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The Ox in 2014: Your Chinese Horoscope

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Язык: Английский
Год издания: 2018 год
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      The Ox in 2014: Your Chinese Horoscope
Neil Somerville

The year 2014 is the Chinese Year of the Horse – what will this mean for you? This complete guide contains all the predictions you will need to take you into the year ahead – a lively fast-paced year favouring ideas, innovation and personal growth.The ancient art of Chinese astrology, which predates the Western zodiac, is a detailed system of divination that has been in use in the Orient for thousands of years.The depth of its wisdom and the accuracy of its character analysis and prediction has caught the imagination of the Western world in recent years and led to a rapid rise in its popularity.This popular and enlightening bestselling guide – now in its 27th year – includes:• Everything you need to know about the 12 signs of the Chinese zodiac.• An explanation of the Five Elements: metal, water, wood, fire and earth, and which one governs your sign.• Individual predictions to help you find love, luck and success.• What the Year of the Horse has in store for you, your family, your loved ones and friends.

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About the Author (#ue1d3cd4d-32a4-58cd-b8ef-1a7e4fc9a94d)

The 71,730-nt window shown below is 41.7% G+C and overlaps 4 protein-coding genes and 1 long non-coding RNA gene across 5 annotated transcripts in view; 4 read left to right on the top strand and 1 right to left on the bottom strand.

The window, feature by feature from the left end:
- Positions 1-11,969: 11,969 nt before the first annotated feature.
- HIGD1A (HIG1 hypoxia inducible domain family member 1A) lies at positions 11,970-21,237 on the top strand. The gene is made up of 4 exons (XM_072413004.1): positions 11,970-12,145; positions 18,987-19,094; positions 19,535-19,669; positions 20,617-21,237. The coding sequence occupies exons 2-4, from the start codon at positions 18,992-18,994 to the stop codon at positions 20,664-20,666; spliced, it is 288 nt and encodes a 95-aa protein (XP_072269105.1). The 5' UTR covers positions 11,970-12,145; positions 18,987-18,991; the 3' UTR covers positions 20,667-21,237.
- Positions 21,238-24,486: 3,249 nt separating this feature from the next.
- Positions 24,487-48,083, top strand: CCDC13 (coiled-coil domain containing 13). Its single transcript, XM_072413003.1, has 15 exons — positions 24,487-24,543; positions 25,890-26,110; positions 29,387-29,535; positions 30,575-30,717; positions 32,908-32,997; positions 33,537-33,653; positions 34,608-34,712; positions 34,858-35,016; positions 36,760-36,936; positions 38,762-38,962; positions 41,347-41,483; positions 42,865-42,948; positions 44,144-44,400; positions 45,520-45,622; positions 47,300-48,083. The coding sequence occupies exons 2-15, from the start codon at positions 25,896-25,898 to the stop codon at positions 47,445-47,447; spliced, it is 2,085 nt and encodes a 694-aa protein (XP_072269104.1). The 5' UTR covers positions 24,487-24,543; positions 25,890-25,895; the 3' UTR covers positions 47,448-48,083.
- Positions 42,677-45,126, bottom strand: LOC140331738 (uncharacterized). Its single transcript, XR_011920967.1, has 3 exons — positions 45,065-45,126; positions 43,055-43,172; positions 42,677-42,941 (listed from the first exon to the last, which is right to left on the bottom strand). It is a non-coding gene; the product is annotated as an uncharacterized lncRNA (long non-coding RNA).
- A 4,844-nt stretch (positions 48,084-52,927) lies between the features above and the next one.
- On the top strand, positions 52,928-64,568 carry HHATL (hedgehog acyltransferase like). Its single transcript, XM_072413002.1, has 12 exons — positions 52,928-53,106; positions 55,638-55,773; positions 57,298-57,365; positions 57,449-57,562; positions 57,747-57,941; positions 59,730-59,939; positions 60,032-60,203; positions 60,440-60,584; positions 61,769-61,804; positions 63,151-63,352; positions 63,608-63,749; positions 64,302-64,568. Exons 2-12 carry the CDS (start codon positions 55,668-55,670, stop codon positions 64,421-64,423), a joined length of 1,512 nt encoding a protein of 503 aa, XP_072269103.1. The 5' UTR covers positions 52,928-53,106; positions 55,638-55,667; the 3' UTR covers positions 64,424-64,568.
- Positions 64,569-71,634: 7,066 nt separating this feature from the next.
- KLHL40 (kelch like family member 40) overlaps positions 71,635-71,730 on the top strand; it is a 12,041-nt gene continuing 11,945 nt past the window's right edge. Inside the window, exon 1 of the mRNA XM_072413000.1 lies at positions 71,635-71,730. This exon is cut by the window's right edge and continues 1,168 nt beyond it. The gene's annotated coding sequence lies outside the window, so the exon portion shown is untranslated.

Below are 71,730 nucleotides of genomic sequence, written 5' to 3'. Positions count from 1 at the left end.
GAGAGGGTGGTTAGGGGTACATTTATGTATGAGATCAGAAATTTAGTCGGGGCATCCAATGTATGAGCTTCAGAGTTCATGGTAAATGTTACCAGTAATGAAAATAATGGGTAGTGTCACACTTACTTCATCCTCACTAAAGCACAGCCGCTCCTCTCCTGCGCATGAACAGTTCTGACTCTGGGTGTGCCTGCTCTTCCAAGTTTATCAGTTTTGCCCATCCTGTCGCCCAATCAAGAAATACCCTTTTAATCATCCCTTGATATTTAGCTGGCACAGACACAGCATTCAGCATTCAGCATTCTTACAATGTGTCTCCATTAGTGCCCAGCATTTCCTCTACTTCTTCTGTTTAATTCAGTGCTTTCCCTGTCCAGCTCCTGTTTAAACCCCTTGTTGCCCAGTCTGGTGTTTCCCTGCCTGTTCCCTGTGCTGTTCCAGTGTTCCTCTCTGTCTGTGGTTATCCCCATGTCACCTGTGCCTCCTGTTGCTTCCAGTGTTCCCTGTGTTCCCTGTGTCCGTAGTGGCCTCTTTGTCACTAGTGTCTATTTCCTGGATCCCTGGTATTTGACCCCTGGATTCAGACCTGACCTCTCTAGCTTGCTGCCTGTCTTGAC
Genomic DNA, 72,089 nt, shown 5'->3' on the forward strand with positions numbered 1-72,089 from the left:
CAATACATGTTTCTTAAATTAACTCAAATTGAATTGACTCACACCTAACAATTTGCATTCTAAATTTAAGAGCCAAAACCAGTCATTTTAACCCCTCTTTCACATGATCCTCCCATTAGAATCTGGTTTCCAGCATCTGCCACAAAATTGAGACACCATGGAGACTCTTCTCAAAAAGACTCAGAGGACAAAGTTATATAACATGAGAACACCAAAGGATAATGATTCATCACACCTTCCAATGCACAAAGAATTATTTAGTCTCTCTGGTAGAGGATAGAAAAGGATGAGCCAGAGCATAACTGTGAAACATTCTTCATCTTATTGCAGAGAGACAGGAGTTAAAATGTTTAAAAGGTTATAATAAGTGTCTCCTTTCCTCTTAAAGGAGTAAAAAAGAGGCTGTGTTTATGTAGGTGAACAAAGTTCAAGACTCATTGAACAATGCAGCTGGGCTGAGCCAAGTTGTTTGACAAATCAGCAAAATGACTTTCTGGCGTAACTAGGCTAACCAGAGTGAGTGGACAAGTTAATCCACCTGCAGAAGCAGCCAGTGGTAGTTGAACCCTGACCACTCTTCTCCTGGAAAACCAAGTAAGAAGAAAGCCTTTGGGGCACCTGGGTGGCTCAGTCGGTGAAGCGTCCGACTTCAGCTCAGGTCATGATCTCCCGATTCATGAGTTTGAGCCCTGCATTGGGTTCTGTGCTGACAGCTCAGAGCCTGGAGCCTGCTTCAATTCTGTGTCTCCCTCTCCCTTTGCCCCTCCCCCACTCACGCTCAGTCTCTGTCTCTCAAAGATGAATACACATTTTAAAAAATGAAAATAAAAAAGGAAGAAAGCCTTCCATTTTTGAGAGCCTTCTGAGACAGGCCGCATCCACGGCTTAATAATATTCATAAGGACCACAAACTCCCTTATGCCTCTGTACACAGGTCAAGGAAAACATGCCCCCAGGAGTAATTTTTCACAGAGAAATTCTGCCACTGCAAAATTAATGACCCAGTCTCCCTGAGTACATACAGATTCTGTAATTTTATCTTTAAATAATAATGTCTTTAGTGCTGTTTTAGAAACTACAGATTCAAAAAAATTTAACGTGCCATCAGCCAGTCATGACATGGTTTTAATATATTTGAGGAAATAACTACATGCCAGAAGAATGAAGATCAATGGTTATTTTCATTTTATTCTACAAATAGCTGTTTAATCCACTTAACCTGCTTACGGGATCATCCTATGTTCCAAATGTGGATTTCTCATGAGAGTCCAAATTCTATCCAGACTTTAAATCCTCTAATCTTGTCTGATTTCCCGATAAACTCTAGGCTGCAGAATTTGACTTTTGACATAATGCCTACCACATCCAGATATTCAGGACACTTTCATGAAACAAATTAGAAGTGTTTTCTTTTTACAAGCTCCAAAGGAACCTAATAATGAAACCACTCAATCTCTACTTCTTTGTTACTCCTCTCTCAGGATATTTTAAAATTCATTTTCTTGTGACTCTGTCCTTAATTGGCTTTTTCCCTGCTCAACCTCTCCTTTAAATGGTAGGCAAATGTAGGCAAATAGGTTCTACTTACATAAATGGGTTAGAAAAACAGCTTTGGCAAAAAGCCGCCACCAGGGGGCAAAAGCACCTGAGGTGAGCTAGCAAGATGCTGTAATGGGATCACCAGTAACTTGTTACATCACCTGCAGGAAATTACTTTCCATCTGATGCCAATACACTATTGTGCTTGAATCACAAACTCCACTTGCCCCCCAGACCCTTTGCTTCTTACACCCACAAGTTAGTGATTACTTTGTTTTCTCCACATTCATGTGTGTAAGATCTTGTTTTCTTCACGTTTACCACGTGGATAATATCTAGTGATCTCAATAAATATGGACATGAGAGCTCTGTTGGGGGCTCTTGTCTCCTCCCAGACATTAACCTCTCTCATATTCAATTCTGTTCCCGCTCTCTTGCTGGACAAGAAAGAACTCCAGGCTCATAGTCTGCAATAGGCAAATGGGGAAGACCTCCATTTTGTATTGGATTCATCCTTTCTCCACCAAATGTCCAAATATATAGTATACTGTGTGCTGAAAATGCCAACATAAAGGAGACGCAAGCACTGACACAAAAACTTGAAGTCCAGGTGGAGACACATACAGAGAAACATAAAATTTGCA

Neil Somerville is one of the leading writers in the West on Chinese horoscopes. He has been interested in Eastern forms of divination for many years and believes that much can be learned from the ancient wisdom of the East. His annual book on Chinese horoscopes has built up an international following and he is also the author of What’s Your Chinese Love Sign? (Thorsons, 2000; HarperElement, 2013), Chinese Success Signs (Thorsons, 2001) and The Answers (Element, 2004).

Neil Somerville was born in the year of the Water Snake. His wife was born under the sign of the Monkey, his son is an Ox and daughter a Horse.

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TO ROS, RICHARD AND EMILY

Epigraph (#ue1d3cd4d-32a4-58cd-b8ef-1a7e4fc9a94d)

As we march through life,

we each have our hopes, our ambitions and our dreams.

Sometimes fate and circumstance will assist us,

sometimes we will struggle and despair,

but march we must.

For it is those who keep going,

and who keep their aspirations alive,

who stand the greatest chance of securing what they want.

March determinedly,

and your determination will, in some way, be rewarded.

Neil Somerville

Contents

Cover (#u8df8fa7e-068a-534b-b0b9-10493581c6a0)

Title Page (#ulink_78a5e987-a882-54a0-841c-d9ee20d47961)

About the Author (#ulink_85fd4fc0-d879-5dd3-9a33-e32b25152bab)

Dedication (#ulink_6594d9d2-8715-564e-a967-df273be5588d)

Epigraph (#ulink_91a13b66-feee-5cf8-a631-a26235d363be)

Acknowledgements (#ulink_5f480281-6dda-5655-a996-0cd7be2e3686)

Introduction (#ulink_190e820a-7e41-531e-a867-8c31095cd3cb)

The Chinese Years (#ulink_338b7473-20b3-535c-83ba-e166c5023a44)

Welcome to the Year of the Horse (#ulink_a309e727-6dbf-53ee-b43d-bd386921f5e8)

The Ox (#litres_trial_promo)

Appendix (#litres_trial_promo)

Relationships between the Signs (#litres_trial_promo)

Your Ascendant (#litres_trial_promo)

How to Get the Best from your Chinese Sign and the Year (#litres_trial_promo)

A Closing Thought (#litres_trial_promo)

Other titles in this series (#litres_trial_promo)

Copyright (#litres_trial_promo)

About the Publisher (#litres_trial_promo)

Acknowledgements (#ue1d3cd4d-32a4-58cd-b8ef-1a7e4fc9a94d)

In writing Your Chinese Horoscope 2014 I am grateful for the assistance and invaluable support that those around me have given.

I would also like to acknowledge Theodora Lau’s The Handbook of Chinese Horoscopes (Harper & Row, 1979; Arrow, 1981), which was particularly useful to me in my research.